Many banking companies, challenged to find new growth platforms, have focused on indirect auto lending in recent years.
On the surface, this business is appealing. With new originations at $600 billion a year, it is a $1.5 trillion asset-backed lending market offering opportunity for rapid gains.
But instead of generating profitable growth, indirect auto financing has become an increasingly prominent source of negative earnings surprises.
In the case of some major players, like Bank One Corp., writeoffs have virtually wiped out profits in recent years. On Tuesday, American Banker reported that Bank of America Corp. had reorganized its auto leasing operations and closed the dealerships it had used to sell vehicles coming off leases because of losses from lower-than-expected resale prices for used cars ["B of A Puts Brakes on Auto Lease Business," page 1].
Three factors have been at the center of the industry's poor performance since the late 1990s: overestimations of market attractiveness, limited strategic differentiation, and poor understanding of profitability.
The best way to gauge a market's strength is profitability, not revenue size and growth. Indirect auto financing is a classic indirect market in which competitors write loans and leases through an intermediary - dealerships.
Despite the market's size and strong growth, structural forces such as the power of intermediaries, limited ability to differentiate, and customer price sensitivity severely hamper profitability.
Compounding these pressures are "captives" - finance subsidiaries such as Ford Motor Credit. These units provide 70% of the financing made by the industry's top 20 competitors, and they hurt the industry by forgoing profits in order to "move metal."
Many captives' incomes, when adjusted to remove manufacturers' subsidies, are well below the cost of capital. Given customer price sensitivity, this subsidization makes it very difficult for "pure-play" finance companies to make a profit.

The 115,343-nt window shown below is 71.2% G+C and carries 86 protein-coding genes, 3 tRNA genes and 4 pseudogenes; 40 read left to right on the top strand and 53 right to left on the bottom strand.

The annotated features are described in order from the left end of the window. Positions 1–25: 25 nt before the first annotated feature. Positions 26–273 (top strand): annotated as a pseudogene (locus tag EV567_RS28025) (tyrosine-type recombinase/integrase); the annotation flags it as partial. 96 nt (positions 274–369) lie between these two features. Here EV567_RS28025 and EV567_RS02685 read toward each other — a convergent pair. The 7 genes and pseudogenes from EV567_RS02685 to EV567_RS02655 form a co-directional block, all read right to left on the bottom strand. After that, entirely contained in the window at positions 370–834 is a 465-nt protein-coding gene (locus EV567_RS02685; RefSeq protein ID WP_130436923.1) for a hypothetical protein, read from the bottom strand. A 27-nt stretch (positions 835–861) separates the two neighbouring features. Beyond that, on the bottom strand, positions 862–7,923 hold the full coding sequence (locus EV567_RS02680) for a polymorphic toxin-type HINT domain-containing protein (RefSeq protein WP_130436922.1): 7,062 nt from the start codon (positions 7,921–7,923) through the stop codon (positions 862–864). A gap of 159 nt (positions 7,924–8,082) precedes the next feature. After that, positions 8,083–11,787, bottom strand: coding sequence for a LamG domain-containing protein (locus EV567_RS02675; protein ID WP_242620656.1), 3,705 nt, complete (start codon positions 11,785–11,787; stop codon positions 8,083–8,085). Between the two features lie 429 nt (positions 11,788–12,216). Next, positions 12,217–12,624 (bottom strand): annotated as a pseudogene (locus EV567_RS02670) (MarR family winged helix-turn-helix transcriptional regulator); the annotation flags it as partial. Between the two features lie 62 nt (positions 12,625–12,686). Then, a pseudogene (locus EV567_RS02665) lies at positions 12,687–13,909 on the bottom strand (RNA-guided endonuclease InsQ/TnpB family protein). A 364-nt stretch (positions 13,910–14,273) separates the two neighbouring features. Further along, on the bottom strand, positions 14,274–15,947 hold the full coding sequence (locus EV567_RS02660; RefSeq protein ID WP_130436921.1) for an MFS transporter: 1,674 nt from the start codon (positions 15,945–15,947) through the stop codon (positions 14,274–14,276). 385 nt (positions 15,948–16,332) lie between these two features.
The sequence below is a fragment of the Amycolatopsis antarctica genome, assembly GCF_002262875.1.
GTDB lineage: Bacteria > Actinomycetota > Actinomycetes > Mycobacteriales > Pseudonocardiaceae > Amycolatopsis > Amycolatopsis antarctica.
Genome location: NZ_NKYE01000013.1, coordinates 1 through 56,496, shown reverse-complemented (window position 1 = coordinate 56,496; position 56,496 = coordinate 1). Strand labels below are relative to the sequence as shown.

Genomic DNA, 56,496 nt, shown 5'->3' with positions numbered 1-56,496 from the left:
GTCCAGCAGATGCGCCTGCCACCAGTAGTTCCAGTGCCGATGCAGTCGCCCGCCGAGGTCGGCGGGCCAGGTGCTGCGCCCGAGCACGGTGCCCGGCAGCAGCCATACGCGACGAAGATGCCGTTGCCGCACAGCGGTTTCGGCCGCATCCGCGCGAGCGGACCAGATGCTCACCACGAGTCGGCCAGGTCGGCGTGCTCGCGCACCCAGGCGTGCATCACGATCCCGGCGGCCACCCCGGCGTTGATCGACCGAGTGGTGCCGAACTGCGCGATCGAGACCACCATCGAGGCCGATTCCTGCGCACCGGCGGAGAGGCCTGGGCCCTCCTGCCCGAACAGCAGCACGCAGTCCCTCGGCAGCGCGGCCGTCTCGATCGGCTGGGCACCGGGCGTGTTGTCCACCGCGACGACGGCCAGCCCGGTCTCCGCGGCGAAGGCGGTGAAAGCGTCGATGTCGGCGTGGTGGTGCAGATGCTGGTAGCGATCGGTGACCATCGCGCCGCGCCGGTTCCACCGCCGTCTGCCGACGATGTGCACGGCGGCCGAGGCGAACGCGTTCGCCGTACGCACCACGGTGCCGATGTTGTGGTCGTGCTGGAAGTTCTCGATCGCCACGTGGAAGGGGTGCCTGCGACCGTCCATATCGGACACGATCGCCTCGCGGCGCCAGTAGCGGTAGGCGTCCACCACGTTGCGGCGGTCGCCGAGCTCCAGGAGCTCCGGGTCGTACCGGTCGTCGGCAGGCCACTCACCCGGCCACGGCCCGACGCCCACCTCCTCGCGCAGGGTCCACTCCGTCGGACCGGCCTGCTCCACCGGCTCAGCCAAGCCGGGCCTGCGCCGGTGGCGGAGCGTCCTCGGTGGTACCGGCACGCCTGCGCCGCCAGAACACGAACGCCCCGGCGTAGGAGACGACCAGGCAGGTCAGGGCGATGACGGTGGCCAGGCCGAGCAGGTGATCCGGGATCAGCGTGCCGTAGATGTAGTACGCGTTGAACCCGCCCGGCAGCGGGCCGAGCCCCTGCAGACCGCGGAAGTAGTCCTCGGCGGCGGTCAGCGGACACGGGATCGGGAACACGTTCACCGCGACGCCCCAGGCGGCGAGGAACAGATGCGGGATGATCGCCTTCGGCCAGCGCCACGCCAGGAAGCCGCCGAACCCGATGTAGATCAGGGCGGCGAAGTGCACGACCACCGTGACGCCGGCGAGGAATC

To make matters worse, limited strategic differentiation has heightened price-based competition.
Many banks, hungry for growth, made the mistake of pricing ahead of expected scale advantages. In addition, many have a weak understanding of their own profitability.
The inability to disaggregate profitability has prompted broad, instead of focused, growth strategies. This has intensified competition and led to "bad" growth, as competitors have often built their businesses in least profitable areas.
Taken together, these factors have substantially slashed industry profitability and driven some competitors (most notably GE Capital) out of the business. So the real question is: Can banks make a profit in indirect auto financing? My answer is yes, but it will be hard.
Structural forces are likely to constrain the industry to a break-even level or a lower level. In this environment, staying in the business requires that top management be convinced that the company can create and sustain significantly profitable differences relative to the competition.
For most banks, this means they will need to evaluate their alternatives, including an exit strategy. The good news is that there are several alternatives:
Customizing: Exploit data systems to target customers and dealerships better in marketing, servicing, and pricing.
High-touch relationships: Develop a preferred-dealer relationship approach stressing superior support and flexibility.
Value-added partnerships: Provide information and promotional support to select dealers.
Preferred partner/private labeler deals: Be an exclusive finance partner for online car buying services or large dealerships.
Specialization: Participate in niche markets (for instance, used-car loans or long-term leases).
Companies failing to develop profitable strategies will need to get out of this business to avoid destroying shareholder value.
The recent partnership of J.P. Morgan Chase & Co., Wells Fargo & Co., Americredit, and DealerTrack to provide dealers with a Web application system will be an interesting test case. On the one hand, the new technology is a no-brainer, because it offers the potential to significantly improve operating efficiency. However, broadly sharing this technology could quickly erase any economic benefits.
The new technology may even erode industry profitability if it allows cost-disadvantaged players to become more competitive. Whether this technology can be leveraged to produce profitable differences for the partners' financing businesses remains to be seen.
Mr. Armour is a partner at Marakon Associates, an international strategy consulting firm in New York.